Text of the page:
Signs you can’t ignore that say ‘fall is coming’




 

 

I t used to be you could tell autumn was nearing when the leaves in the trees began to change from green to orange, red and yellow. When they fell, winter was right around the corner.

But the signs of the coming of cold weather aren’t that easy to spot. There are many other signs to look for which herald the passing of the seasons.

• Summer clothes — It’s that time of year where summer clothing starts disappearing off store shelves and is replaced by winter duds. I have come to dread seeing flip flops, swimsuits and shorts replaced by boots, long underwear and coats. Seeing those back-to-school shopping ads gearing up in July is a sure sign summer is quickly coming to an end.

• TV advertising — Speaking of ads on TV, you know summer is over when it’s not even Halloween and there are Christmas ads hitting the airwaves. For crying out loud, at least let us make it through October before bombarding us with Christmas ads.

• Short days — We went for a walk last week at 7:30 p.m. and it was dark by the time we got back. I remember going for walks on summer evenings and being out until 9 p.m. Not any more. Pretty soon it will be dark by 5 p.m. Now I know why bears hibernate.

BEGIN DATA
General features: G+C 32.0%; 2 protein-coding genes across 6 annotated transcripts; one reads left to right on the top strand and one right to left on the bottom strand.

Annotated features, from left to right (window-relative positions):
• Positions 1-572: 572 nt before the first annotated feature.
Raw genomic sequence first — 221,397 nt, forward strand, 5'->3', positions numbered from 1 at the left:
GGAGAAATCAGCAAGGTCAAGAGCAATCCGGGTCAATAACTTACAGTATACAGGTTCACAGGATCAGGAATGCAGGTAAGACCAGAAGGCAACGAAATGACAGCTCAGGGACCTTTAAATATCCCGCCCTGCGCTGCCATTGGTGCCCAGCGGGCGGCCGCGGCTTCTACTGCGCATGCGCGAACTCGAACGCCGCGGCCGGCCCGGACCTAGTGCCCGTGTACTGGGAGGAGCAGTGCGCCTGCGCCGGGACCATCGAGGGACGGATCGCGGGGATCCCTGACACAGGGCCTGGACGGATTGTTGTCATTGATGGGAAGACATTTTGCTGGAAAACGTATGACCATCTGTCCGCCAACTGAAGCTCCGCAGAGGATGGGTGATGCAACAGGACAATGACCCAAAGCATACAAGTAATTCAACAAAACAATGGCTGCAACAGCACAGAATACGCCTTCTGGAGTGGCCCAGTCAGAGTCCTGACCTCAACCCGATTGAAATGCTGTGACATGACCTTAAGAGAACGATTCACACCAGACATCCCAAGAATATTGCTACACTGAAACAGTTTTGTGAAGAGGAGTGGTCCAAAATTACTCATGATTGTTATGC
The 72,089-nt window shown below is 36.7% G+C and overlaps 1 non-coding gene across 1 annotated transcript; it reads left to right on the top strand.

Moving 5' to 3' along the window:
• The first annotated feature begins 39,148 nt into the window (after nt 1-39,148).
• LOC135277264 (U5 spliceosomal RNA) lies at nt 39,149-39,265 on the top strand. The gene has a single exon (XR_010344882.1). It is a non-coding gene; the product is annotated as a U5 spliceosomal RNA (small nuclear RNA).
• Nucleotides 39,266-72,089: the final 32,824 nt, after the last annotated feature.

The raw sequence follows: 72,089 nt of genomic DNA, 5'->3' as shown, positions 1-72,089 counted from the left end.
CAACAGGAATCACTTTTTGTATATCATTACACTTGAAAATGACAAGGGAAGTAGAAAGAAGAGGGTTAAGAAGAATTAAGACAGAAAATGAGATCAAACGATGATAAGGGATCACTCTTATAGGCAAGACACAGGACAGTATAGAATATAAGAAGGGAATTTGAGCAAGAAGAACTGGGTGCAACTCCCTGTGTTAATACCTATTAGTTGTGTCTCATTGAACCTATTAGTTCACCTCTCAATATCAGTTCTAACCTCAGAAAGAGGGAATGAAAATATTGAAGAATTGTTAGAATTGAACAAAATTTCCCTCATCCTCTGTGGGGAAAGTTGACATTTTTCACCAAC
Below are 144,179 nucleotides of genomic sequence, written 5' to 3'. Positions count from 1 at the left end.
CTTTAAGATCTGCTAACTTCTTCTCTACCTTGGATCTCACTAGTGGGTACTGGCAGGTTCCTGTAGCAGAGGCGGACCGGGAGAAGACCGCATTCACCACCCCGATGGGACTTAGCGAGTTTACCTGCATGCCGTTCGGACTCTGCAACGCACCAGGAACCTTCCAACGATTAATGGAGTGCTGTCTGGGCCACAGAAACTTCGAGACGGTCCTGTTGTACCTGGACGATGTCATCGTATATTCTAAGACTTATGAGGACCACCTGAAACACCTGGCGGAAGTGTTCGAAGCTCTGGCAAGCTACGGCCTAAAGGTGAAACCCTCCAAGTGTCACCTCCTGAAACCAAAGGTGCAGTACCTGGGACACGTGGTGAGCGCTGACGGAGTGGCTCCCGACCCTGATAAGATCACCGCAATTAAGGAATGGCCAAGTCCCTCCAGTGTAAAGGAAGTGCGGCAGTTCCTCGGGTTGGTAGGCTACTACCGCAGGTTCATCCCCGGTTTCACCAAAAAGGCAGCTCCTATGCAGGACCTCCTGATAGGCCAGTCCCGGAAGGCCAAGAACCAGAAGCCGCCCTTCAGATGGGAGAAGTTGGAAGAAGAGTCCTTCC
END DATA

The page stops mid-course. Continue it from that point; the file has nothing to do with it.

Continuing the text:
• Warming up the car — I walked out this morning to go to work and found my car windows frosted over. Frost, people, in September! I had to take an extra five minutes and let the car warm up since I don’t know where my ice scraper is.

• Turn up the heat! — I was sitting in the office the same morning

I had to thaw out my car and all of the women here were complaining it was cold.

The thermostat says 66 degrees!” someone declared. I was fine, I had already seen the writing on the wall with the frozen car windows, so I dressed warm. With a long sigh I walked over to the thermostat and turned on the furnace.

There — problem solved. • Making a list — It was brought up in my family that we will soon need to draw names for Christmas gifts. Already?

I would like to enjoy a few more days of an Indian Summer, maybe get a chance to take in a Halloween hayride or haunted trail and then have Thanksgiving dinner BEFORE I have to deal with shopping for Christmas gifts.

I’m telling you, all these signs of the coming of winter are quickly putting a damper on my late summer celebration. I will desperately cling to the last glimmer of summer, the final ray of warm sunshine and the last laughter of family cookouts, trips to the beach and lazy camping trips.

Summer is nearly gone — curse you winter, you win again.


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